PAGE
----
Sofie is currently working on their first novel, a performance about growing up on language borders both real and metaphorical, and a narrative book of poetry. They will likely spend most of their time in residency on the latter.

This Dragon Hall residency is part of our exchange with Passa Porta.



Past residents

We were delighted to host three writers and translators from Singapore in virtual residence, from June to December 2023, with the generous support of the National Arts Council of Singapore.

Nur-El-Hudaa Jaffar (June to December 2023)

Nur-El-Hudaa Jaffar has translated children’s picture books, fiction and poetry since 2017. She won the Inaugural MASTERA Translation Prize for Poetry in 2019 and has conducted translation workshops for students. She is also an editorial consultant and the author of eight children’s picture books. In 2017, her short stories won the first and second prizes at the Golden Point Award (Malay language category), organised by the National Art Council of Singapore. She has been a moderator and speaker at events such as the Singapore Writers Festival and the Asian Festival of Children’s Content.


Sim Wai-chew (June to December 2023)

Wai-chew Sim obtained his BA (Honours) from the University of East Anglia and his PhD from the University of Warwick. His work has appeared in Textual Practice, The Journal of Commonwealth Literature, and CLCWeb: Comparative Literature and Culture. His English translation of Singapore writer Joo-Ming Chia’s sinophone novel, Exile or Pursuit [放逐与追逐] was published by Balestier Press in 2019. Website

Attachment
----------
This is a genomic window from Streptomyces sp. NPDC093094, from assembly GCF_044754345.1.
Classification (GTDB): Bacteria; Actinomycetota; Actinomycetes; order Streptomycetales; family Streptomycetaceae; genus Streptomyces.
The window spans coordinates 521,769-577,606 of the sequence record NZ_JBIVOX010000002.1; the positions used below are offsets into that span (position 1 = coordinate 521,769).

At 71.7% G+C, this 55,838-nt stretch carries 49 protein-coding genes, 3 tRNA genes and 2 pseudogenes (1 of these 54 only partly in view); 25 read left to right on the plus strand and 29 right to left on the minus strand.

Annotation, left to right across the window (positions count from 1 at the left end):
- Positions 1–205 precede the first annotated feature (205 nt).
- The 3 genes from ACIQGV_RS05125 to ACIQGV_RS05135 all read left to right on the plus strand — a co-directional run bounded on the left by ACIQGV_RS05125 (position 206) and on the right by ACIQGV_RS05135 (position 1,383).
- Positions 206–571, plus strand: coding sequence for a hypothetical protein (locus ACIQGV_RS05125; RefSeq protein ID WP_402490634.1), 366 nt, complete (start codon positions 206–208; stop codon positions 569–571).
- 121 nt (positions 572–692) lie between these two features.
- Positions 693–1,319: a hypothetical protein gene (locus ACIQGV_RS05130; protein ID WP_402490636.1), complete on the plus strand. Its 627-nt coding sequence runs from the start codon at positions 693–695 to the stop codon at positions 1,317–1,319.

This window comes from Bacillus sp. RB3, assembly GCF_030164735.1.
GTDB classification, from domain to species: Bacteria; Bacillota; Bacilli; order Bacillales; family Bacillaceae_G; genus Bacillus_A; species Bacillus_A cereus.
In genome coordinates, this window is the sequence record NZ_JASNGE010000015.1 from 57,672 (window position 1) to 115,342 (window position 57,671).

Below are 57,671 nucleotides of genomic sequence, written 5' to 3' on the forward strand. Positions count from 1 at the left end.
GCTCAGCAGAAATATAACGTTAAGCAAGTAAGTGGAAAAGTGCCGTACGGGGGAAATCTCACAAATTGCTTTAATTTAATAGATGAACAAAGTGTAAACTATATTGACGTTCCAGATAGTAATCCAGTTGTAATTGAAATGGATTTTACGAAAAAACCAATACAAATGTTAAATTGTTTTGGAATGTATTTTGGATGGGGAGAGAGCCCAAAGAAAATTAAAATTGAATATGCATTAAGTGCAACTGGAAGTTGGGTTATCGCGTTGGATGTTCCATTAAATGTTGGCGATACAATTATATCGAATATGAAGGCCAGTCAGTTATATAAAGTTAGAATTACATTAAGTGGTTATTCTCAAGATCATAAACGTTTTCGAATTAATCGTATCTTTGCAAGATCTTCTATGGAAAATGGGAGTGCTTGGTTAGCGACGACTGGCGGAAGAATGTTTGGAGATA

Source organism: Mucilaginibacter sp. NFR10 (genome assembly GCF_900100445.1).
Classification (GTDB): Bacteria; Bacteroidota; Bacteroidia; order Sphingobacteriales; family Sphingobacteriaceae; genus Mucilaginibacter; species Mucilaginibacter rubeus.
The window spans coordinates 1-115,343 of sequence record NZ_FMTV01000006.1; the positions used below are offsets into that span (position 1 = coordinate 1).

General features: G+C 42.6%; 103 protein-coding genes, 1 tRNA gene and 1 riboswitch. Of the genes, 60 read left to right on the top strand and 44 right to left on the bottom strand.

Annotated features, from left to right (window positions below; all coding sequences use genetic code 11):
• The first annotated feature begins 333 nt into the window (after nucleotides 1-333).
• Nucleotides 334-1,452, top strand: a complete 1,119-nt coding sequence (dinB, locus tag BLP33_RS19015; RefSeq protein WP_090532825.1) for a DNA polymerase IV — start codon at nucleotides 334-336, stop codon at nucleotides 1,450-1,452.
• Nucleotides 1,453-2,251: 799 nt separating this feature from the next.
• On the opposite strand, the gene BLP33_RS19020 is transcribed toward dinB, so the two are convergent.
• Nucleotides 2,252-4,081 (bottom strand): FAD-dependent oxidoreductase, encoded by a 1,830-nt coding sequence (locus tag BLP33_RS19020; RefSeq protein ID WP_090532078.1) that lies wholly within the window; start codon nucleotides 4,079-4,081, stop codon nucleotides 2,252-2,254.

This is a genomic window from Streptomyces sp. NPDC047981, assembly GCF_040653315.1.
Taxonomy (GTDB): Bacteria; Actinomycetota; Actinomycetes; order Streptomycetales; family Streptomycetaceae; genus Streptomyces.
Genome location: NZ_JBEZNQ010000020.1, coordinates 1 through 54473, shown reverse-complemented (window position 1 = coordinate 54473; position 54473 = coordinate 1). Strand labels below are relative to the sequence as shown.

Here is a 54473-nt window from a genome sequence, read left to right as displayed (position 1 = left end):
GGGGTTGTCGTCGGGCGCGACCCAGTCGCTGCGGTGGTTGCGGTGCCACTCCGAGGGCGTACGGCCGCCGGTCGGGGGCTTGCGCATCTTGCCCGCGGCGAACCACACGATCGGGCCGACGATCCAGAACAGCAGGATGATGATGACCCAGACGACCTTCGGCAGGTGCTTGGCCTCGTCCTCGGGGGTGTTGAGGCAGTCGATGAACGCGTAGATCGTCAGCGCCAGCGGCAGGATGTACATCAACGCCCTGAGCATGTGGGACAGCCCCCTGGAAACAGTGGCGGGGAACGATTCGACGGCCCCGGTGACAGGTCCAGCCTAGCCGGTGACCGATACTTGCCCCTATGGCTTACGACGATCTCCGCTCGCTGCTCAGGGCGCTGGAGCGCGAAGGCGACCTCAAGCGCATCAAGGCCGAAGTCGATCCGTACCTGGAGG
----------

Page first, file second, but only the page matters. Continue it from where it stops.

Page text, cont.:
Tse Hao Guang (June to December 2023)

Tse Hao Guang (謝皓光) is the author of The International Left-Hand Calligraphy Association (Tinfish Press, 2023) and Deeds of Light (Math Paper Press, 2015), the latter shortlisted for the 2016 Singapore Literature Prize. He edits or has edited the collaborative e-journal OF ZOOS; UnFree Verse (Ethos Books, 2017), the anthology of Singapore poetry in received and nonce forms; literary food writing anthology Food Republic (Landmark Books, 2020); and the new edition of Windham-Campbell prize-winning poet Wong May’s 1969 debut, A Bad Girl’s Book of Animals (Ethos Books, 2023). He is a 2016 fellow of the University of Iowa’s International Writing Program and the 2018 National Writer-in-Residence at Nanyang Technological University. Poems and essays appear in Poetry, Poem-a-Day, The Yale Review, Poetry Northwest, Entropy and elsewhere. Website

Image (c) Daryl Qilin Yam


Elhum Shakerifar (December 2023)